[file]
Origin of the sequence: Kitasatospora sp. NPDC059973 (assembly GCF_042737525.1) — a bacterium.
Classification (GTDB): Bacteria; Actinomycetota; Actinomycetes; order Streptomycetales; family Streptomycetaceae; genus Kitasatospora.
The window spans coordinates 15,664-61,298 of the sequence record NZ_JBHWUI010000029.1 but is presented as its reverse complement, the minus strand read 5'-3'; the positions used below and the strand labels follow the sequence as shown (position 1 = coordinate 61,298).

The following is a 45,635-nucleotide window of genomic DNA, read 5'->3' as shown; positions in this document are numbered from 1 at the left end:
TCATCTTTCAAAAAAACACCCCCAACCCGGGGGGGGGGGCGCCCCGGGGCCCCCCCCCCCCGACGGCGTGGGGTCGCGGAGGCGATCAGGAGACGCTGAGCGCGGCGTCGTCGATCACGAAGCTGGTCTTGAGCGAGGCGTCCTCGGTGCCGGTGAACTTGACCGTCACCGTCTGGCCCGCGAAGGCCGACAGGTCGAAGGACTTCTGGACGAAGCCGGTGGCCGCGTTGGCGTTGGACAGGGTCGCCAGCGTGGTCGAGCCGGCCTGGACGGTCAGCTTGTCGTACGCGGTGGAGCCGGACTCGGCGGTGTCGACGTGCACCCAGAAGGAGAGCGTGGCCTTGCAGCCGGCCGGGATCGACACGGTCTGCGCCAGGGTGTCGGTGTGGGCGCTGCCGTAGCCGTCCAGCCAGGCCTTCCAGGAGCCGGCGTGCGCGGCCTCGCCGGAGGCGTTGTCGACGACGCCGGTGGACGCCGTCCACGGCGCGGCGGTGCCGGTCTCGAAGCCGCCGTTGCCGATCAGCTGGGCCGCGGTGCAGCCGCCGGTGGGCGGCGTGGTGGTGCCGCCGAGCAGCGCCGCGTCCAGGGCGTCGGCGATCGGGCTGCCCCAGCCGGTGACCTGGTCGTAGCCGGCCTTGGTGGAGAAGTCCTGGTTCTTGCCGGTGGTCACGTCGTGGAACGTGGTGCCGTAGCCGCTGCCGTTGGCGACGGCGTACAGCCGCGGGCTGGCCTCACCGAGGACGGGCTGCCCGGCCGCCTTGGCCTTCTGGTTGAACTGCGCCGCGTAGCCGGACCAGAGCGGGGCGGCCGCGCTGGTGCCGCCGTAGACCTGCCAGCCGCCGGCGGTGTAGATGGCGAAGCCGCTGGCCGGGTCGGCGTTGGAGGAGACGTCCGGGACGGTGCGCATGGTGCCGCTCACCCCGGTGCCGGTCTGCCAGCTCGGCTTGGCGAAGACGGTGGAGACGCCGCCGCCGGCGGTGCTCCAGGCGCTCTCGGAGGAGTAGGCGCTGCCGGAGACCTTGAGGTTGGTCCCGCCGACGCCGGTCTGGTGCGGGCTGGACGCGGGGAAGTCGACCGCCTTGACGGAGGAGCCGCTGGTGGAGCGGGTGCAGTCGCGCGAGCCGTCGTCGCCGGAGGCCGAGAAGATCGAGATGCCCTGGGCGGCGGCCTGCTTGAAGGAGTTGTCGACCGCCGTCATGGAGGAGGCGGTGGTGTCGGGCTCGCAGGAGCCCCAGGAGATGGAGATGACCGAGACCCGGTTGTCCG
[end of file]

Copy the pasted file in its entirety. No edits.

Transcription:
Origin of the sequence: Kitasatospora sp. NPDC059973 (assembly GCF_042737525.1) — a bacterium.
Classification (GTDB): Bacteria; Actinomycetota; Actinomycetes; order Streptomycetales; family Streptomycetaceae; genus Kitasatospora.
The window spans coordinates 15,664-61,298 of the sequence record NZ_JBHWUI010000029.1 but is presented as its reverse complement, the minus strand read 5'-3'; the positions used below and the strand labels follow the sequence as shown (position 1 = coordinate 61,298).

The following is a 45,635-nucleotide window of genomic DNA, read 5'->3' as shown; positions in this document are numbered from 1 at the left end:
TCATCTTTCAAAAAAACACCCCCAACCCGGGGGGGGGGGCGCCCCGGGGCCCCCCCCCCCCGACGGCGTGGGGTCGCGGAGGCGATCAGGAGACGCTGAGCGCGGCGTCGTCGATCACGAAGCTGGTCTTGAGCGAGGCGTCCTCGGTGCCGGTGAACTTGACCGTCACCGTCTGGCCCGCGAAGGCCGACAGGTCGAAGGACTTCTGGACGAAGCCGGTGGCCGCGTTGGCGTTGGACAGGGTCGCCAGCGTGGTCGAGCCGGCCTGGACGGTCAGCTTGTCGTACGCGGTGGAGCCGGACTCGGCGGTGTCGACGTGCACCCAGAAGGAGAGCGTGGCCTTGCAGCCGGCCGGGATCGACACGGTCTGCGCCAGGGTGTCGGTGTGGGCGCTGCCGTAGCCGTCCAGCCAGGCCTTCCAGGAGCCGGCGTGCGCGGCCTCGCCGGAGGCGTTGTCGACGACGCCGGTGGACGCCGTCCACGGCGCGGCGGTGCCGGTCTCGAAGCCGCCGTTGCCGATCAGCTGGGCCGCGGTGCAGCCGCCGGTGGGCGGCGTGGTGGTGCCGCCGAGCAGCGCCGCGTCCAGGGCGTCGGCGATCGGGCTGCCCCAGCCGGTGACCTGGTCGTAGCCGGCCTTGGTGGAGAAGTCCTGGTTCTTGCCGGTGGTCACGTCGTGGAACGTGGTGCCGTAGCCGCTGCCGTTGGCGACGGCGTACAGCCGCGGGCTGGCCTCACCGAGGACGGGCTGCCCGGCCGCCTTGGCCTTCTGGTTGAACTGCGCCGCGTAGCCGGACCAGAGCGGGGCGGCCGCGCTGGTGCCGCCGTAGACCTGCCAGCCGCCGGCGGTGTAGATGGCGAAGCCGCTGGCCGGGTCGGCGTTGGAGGAGACGTCCGGGACGGTGCGCATGGTGCCGCTCACCCCGGTGCCGGTCTGCCAGCTCGGCTTGGCGAAGACGGTGGAGACGCCGCCGCCGGCGGTGCTCCAGGCGCTCTCGGAGGAGTAGGCGCTGCCGGAGACCTTGAGGTTGGTCCCGCCGACGCCGGTCTGGTGCGGGCTGGACGCGGGGAAGTCGACCGCCTTGACGGAGGAGCCGCTGGTGGAGCGGGTGCAGTCGCGCGAGCCGTCGTCGCCGGAGGCCGAGAAGATCGAGATGCCCTGGGCGGCGGCCTGCTTGAAGGAGTTGTCGACCGCCGTCATGGAGGAGGCGGTGGTGTCGGGCTCGCAGGAGCCCCAGGAGATGGAGATGACCGAGACCCGGTTGTCCG